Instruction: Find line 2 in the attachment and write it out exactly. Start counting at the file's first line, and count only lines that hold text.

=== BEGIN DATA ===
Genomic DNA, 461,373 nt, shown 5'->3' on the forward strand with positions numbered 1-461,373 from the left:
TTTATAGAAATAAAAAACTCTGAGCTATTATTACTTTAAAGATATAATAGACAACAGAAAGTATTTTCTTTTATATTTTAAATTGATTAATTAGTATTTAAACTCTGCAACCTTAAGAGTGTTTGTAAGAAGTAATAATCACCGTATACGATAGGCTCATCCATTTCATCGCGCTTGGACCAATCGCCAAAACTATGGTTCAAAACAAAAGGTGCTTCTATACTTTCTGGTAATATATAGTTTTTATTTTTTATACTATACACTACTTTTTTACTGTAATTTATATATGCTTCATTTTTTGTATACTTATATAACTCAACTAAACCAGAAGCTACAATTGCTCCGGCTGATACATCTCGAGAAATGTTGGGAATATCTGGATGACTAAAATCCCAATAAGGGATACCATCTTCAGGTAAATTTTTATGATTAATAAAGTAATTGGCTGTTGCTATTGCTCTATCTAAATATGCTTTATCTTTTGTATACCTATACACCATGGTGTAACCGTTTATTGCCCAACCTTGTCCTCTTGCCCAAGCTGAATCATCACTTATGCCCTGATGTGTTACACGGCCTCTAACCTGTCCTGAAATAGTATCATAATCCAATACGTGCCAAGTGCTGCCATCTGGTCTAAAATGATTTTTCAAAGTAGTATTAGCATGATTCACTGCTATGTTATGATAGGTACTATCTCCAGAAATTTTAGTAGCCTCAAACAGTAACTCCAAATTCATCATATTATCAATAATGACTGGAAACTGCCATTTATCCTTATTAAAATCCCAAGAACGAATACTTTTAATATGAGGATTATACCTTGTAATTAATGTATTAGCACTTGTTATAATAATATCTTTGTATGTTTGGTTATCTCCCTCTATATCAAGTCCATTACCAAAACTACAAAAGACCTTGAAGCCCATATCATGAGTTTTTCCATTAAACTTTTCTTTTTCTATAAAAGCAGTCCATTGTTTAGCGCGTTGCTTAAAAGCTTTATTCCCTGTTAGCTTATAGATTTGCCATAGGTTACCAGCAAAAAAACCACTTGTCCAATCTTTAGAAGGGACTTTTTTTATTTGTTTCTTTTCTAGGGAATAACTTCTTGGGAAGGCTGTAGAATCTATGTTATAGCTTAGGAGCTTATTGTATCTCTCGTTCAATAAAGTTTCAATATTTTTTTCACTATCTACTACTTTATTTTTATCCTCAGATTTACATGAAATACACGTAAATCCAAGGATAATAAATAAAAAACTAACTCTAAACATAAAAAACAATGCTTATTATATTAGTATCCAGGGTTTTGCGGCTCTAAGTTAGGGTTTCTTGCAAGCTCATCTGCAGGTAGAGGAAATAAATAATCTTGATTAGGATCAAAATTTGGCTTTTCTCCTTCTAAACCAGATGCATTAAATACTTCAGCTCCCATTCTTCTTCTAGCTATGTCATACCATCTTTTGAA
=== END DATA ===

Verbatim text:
TTTATAGAAATAAAAAACTCTGAGCTATTATTACTTTAAAGATATAATAGACAACAGAAAGTATTTTCTTTTATATTTTAAATTGATTAATTAGTATTTAAACTCTGCAACCTTAAGAGTGTTTGTAAGAAGTAATAATCACCGTATACGATAGGCTCATCCATTTCATCGCGCTTGGACCAATCGCCAAAACTATGGTTCAAAACAAAAGGTGCTTCTATACTTTCTGGTAATATATAGTTTTTATTTTTTATACTATACACTACTTTTTTACTGTAATTTATATATGCTTCATTTTTTGTATACTTATATAACTCAACTAAACCAGAAGCTACAATTGCTCCGGCTGATACATCTCGAGAAATGTTGGGAATATCTGGATGACTAAAATCCCAATAAGGGATACCATCTTCAGGTAAATTTTTATGATTAATAAAGTAATTGGCTGTTGCTATTGCTCTATCTAAATATGCTTTATCTTTTGTATACCTATACACCATGGTGTAACCGTTTATTGCCCAACCTTGTCCTCTTGCCCAAGCTGAATCATCACTTATGCCCTGATGTGTTACACGGCCTCTAACCTGTCCTGAAATAGTATCATAATCCAATACGTGCCAAGTGCTGCCATCTGGTCTAAAATGATTTTTCAAAGTAGTATTAGCATGATTCACTGCTATGTTATGATAGGTACTATCTCCAGAAATTTTAGTAGCCTCAAACAGTAACTCCAAATTCATCATATTATCAATAATGACTGGAAACTGCCATTTATCCTTATTAAAATCCCAAGAACGAATACTTTTAATATGAGGATTATACCTTGTAATTAATGTATTAGCACTTGTTATAATAATATCTTTGTATGTTTGGTTATCTCCCTCTATATCAAGTCCATTACCAAAACTACAAAAGACCTTGAAGCCCATATCATGAGTTTTTCCATTAAACTTTTCTTTTTCTATAAAAGCAGTCCATTGTTTAGCGCGTTGCTTAAAAGCTTTATTCCCTGTTAGCTTATAGATTTGCCATAGGTTACCAGCAAAAAAACCACTTGTCCAATCTTTAGAAGGGACTTTTTTTATTTGTTTCTTTTCTAGGGAATAACTTCTTGGGAAGGCTGTAGAATCTATGTTATAGCTTAGGAGCTTATTGTATCTCTCGTTCAATAAAGTTTCAATATTTTTTTCACTATCTACTACTTTATTTTTATCCTCAGATTTACATGAAATACACGTAAATCCAAGGATAATAAATAAAAAACTAACTCTAAACATAAAAAACAATGCTTATTATATTAGTATCCAGGGTTTTGCGGCTCTAAGTTAGGGTTTCTTGCAAGCTCATCTGCAGGTAGAGGAAATAAATAATCTTGATTAGGATCAAAATTTGGCTTTTCTCCTTCTAAACCAGATGCATTAAATACTTCAGCTCCCATTCTTCTTCTAGCTATGTCATACCATCTTTTGAA